Energy Medicine

The heart is an organ whose functioning is enhanced by joy, appreciation and passion. The six basic emotions we need to recognize and respond to, in order to create heart health are: love, joy, anger, sadness, fear and shame. If you are able to feel your emotions fully and let them flow through you, the vessel-constricting biochemical effect of negative emotions on your cardiovascular system will be minimal, while the effect of positive emotions opens the vessels, optimizing blood flow and nourishing your tissues. (Remember—all emotions have a purpose and are important.)

Some women experience heart symptoms related to emotions such as panic, fear, and depression. Learning to work with your emotions allows you to live fully, communicate with others, and become motivated to make needed changes in your life. Biofeedback or cognitive behavioral therapy can help dramatically with these symptoms, as can several supplements that support heart health.

Heart Disease

Heart disease is the leading killer of postmenopausal women. In women over fifty-five, estrogen deficiency has been commonly thought to be a significant cause of heart disease. In the famous women nurse's study, however, researchers found that if a woman had very few risk factors for heart disease to begin with, estrogen therapy did not significantly impact her survival rate. Estrogen does have some independent beneficial effect on the blood vessels of the heart themselves, but there are no grounds for believing that estrogen replacement is essential for the prevention of heart disease in all women, as so many other variables are involved.

Among the many other characteristics that create a risk of heart disease, chief is increased insulin resistance, which is present to some degree in 50 to 75 percent of women in the United States. An enormous amount of data exists on the link between nutrition and heart disease, particularly with regard to the ill effects of excess insulin and the benefits of antioxidants. A 1997 study demonstrated that a diet too high in carbohydrates and too low in fat was likely to increase the risk of heart disease because of its adverse effects on lipids and insulin. The authors concluded that given their results, "it seems reasonable to question the wisdom of recommending that postmenopausal women consume low-fat, high-carbohydrate diets" (see Reference 1, link below). If you have any personal or family history of heart disease, I'd recommend following the dietary recommendations in the following books: Protein Power by Drs. Michael and Mary Dan Eades; The Schwarzbein Principle books by Dr. Diana Schwarzbein; and The Sugar Addict's Total Recovery Program by Kathleen DesMaisons.

The high rate of heart disease in our society is related to a lifestyle that includes high consumption of trans-fatty acids (including hydrogenated oils) and refined carbohydrates, combined with inadequate exercise and protein, all of which sets the stage for an eicosanoid imbalance at the cellular level, creating a predisposition to hypertension, diabetes, and heart disease (see Reference 2, link below). By contrast, a diet that contains fish oil has been found to reduce the incidence of heart disease in a number of studies. In fact, a recent study found definitive evidence that the risk of fatal heart attack in men is inversely related to the amount of fish consumed in their diet, because of the beneficial effects on the cardiovascular system of omega–3 fatty acids found in fish oil. The same results would probably hold true for women, as well. I'd recommend two servings of sardines, mackerel, salmon, or swordfish per week (see Reference 3, link below). If you are a vegetarian or do not care for these fish, consuming high-quality flax seed can be beneficial. Another option is to take DHA, a specific type of highly beneficial omega–3 fat, as a supplement made from algae.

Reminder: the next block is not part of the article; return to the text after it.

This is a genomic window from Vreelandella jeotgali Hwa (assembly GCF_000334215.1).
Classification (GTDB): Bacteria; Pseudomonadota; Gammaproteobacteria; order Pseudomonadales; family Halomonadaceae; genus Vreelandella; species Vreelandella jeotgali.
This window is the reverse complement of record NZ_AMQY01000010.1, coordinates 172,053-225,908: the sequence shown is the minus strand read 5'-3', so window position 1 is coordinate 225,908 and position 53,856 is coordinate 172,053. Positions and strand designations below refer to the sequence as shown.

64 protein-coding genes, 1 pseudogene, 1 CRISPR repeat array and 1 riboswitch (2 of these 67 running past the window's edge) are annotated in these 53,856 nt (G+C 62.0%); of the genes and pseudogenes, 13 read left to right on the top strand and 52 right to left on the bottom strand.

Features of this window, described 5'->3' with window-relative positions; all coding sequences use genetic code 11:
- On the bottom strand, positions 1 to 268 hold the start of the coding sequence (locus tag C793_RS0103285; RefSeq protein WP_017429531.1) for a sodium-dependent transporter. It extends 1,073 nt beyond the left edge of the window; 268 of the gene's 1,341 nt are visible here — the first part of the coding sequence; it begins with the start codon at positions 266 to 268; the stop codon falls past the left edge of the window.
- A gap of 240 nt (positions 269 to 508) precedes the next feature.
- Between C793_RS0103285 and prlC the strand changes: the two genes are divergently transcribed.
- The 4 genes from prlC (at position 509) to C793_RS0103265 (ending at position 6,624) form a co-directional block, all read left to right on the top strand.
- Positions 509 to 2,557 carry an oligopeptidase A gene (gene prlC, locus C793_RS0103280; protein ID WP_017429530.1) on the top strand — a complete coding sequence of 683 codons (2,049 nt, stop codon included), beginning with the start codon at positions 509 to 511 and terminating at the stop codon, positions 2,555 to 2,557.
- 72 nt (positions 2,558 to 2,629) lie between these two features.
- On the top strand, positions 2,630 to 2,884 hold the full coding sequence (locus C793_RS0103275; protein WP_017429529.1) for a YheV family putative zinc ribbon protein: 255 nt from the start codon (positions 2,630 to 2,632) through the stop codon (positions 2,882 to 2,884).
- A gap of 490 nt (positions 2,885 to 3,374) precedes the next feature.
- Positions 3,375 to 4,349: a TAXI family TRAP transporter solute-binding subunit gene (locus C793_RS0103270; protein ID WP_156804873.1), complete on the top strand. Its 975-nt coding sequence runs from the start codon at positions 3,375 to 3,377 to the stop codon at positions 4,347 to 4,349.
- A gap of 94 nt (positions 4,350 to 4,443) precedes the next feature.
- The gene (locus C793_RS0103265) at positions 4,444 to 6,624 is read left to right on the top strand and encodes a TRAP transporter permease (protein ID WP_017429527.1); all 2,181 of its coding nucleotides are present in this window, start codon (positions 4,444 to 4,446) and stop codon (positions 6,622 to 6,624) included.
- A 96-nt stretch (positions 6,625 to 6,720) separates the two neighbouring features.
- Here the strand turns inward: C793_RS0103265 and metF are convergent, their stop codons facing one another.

In general, a diet that is neither too high nor too low in fat and relatively low in carbohydrates should be encouraged for anyone with a family history of diabetes, hypertension, or heart disease.

Weight-bearing exercise can also be very helpful because it lowers insulin resistance dramatically. It increases lean muscle, and because lean muscle mass has a higher metabolic rate than fat, it helps to burn excess body fat and thus lower the risk of heart disease. Women who perform such exercise live an average of six years longer than those who do not.

While the role of diet, exercise, and supplementation is important, understanding the language of the heart is the most important way for you to prevent or recover from heart disease. A healthy and functioning cardiovascular system is inextricably related to the regular expression of joy, and creativity, and in the end, free expression of a full range of emotions may be the best prevention for heart disease.


Further Reading:

For discussion regarding The Midlife Heart, visit the site's Menopause section. Extensive coverage of midlife heart health can be found in my book, The Wisdom of Menopause, Chapter 14, "Living with Heart, Passion, and Joy: How to Listen to and Love Your Midlife Heart."

In addition, I have written about heart health in past issues of my monthly newsletter, Health Wisdom for Women: August '00, pp. 4–8; July '00, p. 3; April '00, pp. 6–8; February '00, pp. 7–8; January '00, pp. 1–3; May '99, p. 3; March '99, pp. 3, 6–7; February '99, p. 2.

For more information on "heart thinking," see Health Wisdom for Women, April '96, p. 5.

For more information on heart disease, see Health Wisdom for Women, January '00, p. 2; May '99, pp. 2–5; January '99, p. 7; December '97, pp. 4–6; October '97, pp. 3–6; August '97, pp. 1–4; January '95, p. 1; November '94, p. 6.



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